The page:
B729 is taught by K. Dau-Schmidt, D. Knebel, S. Wallace
Antitrust laws are the Magna Carta of free enterprise, and are as important to the preservation of economic freedom and our free-enterprise system as the Bill of Rights is to the protection of our fundamental personal freedoms. Justice Thurgood Marshall, United States v. Topco Associates (U.S. 1972).
Rising levels of wealth inequality and increased corporate concentration are these antitrust problems? Politicians seem to think so and have in recent years held numerous Congressional hearings, called for the break-up of big tech companies like Google and Facebook, and have advanced a number of antitrust legislative proposals. Antitrust policy makers and enforcers have spent the last few years debating whether antitrust laws focus on economics has lost the thread of Congress original intent for antitrust statutes, or whether such criticism is merely HipsterAntitrust cool to talk about, useless as a legal approach. The U.S. seems poised to take a step in a new antitrust direction, but despite a lot of political noise, it isn t clear that it will be in the E.U. s direction of more active enforcement (with their billion-dollar fines on Google and Amazon).
Gaining some basic knowledge of antitrust is not just important for being an informed citizen. As our law school s general practice web page advises: no matter how specialized a lawyer s practice, there are certain subjects with which every professional should be familiar and you should know enough about antitrust to be able to recognize a potential issue and help [your] client avoid running afoul of the law. Or as a plaintiff s lawyer, you should know enough about antitrust law so that you don t miss a chance to sue for treble damages. Or if you are interested in government practice, you should know enough about antitrust law to consider careers with multiple federal agencies (e.g., Federal Trade Commission, DOJ Antitrust Division) and state Attorneys General offices.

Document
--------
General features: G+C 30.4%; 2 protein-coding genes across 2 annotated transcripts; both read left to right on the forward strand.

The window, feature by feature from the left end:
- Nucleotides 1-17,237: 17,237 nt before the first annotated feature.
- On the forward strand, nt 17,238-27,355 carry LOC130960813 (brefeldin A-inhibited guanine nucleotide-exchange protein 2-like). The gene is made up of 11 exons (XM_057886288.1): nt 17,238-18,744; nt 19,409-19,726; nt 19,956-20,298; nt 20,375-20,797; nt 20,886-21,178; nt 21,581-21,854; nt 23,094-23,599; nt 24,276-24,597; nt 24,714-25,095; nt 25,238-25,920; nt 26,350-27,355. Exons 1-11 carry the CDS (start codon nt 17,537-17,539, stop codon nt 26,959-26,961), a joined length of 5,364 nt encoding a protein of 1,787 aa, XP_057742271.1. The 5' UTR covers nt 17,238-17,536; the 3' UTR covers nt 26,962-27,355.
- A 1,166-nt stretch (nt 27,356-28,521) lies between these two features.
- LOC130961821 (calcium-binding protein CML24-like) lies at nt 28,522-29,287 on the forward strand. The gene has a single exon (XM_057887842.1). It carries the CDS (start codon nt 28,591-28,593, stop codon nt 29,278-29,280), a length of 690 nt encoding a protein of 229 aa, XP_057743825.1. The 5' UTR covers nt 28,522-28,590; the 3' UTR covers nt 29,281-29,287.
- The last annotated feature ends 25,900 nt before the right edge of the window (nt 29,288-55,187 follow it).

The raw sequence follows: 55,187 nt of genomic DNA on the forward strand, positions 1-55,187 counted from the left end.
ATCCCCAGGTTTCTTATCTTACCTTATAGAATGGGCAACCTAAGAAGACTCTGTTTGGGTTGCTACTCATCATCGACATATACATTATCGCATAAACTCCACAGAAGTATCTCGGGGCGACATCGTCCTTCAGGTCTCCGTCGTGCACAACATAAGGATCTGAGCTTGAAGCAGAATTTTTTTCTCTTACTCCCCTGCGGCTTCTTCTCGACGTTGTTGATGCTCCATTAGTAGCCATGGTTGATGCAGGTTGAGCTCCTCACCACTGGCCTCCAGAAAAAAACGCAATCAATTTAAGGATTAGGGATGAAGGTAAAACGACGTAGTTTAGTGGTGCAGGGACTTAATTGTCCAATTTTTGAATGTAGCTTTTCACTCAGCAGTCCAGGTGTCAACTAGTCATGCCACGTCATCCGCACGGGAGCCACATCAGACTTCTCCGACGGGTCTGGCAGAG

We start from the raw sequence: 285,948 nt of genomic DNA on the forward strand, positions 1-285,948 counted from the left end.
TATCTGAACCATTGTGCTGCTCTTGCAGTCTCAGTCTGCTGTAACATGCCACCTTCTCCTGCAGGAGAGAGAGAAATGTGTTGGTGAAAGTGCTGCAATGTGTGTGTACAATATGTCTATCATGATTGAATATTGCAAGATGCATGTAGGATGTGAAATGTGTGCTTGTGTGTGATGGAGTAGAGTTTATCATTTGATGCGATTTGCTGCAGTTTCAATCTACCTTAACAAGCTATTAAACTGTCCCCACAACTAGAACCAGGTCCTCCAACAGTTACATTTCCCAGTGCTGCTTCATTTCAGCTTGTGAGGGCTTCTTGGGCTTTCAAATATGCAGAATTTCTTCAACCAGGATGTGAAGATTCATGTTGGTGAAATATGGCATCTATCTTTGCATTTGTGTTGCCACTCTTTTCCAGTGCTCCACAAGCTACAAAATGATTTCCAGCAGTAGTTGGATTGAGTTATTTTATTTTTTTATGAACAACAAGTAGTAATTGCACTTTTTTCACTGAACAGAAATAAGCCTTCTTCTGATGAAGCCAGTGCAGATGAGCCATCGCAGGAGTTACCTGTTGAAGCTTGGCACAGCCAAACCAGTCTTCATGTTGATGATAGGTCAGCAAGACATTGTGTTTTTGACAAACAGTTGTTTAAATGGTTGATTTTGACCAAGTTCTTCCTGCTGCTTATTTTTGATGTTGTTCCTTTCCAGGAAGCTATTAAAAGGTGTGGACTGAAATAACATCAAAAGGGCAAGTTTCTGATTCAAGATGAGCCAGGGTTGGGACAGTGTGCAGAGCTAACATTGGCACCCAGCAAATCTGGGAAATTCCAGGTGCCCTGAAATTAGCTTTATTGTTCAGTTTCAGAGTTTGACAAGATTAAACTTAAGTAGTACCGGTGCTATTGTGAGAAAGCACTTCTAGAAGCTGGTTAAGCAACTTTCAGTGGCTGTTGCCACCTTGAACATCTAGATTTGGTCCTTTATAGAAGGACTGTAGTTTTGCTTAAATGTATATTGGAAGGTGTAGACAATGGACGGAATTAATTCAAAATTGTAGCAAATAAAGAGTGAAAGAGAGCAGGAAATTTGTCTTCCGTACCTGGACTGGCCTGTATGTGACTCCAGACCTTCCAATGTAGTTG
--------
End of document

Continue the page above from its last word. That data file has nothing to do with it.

It is also just plain fun: it is judges and lawyers who have made antitrust law out of the cryptic antiquated language of the Sherman Act, as later supplemented by the equally cryptic Clayton Act. (Judge Posner) That is because all of antitrust law, which has both civil and criminal components, has grown out of a small handful of statutory sentences. (The corollary of that, however, is that if you prefer bright line rules with clear statutory direction, this course might not be for you.) Our semester will chart antitrust law s development and basic concepts (from criminal price-fixing to civil monopoly claims to the analysis of whether proposed mergers are anti- or pro-competitive), which will allow us to make some informed predictions about what value antitrust law may have to offer in the future.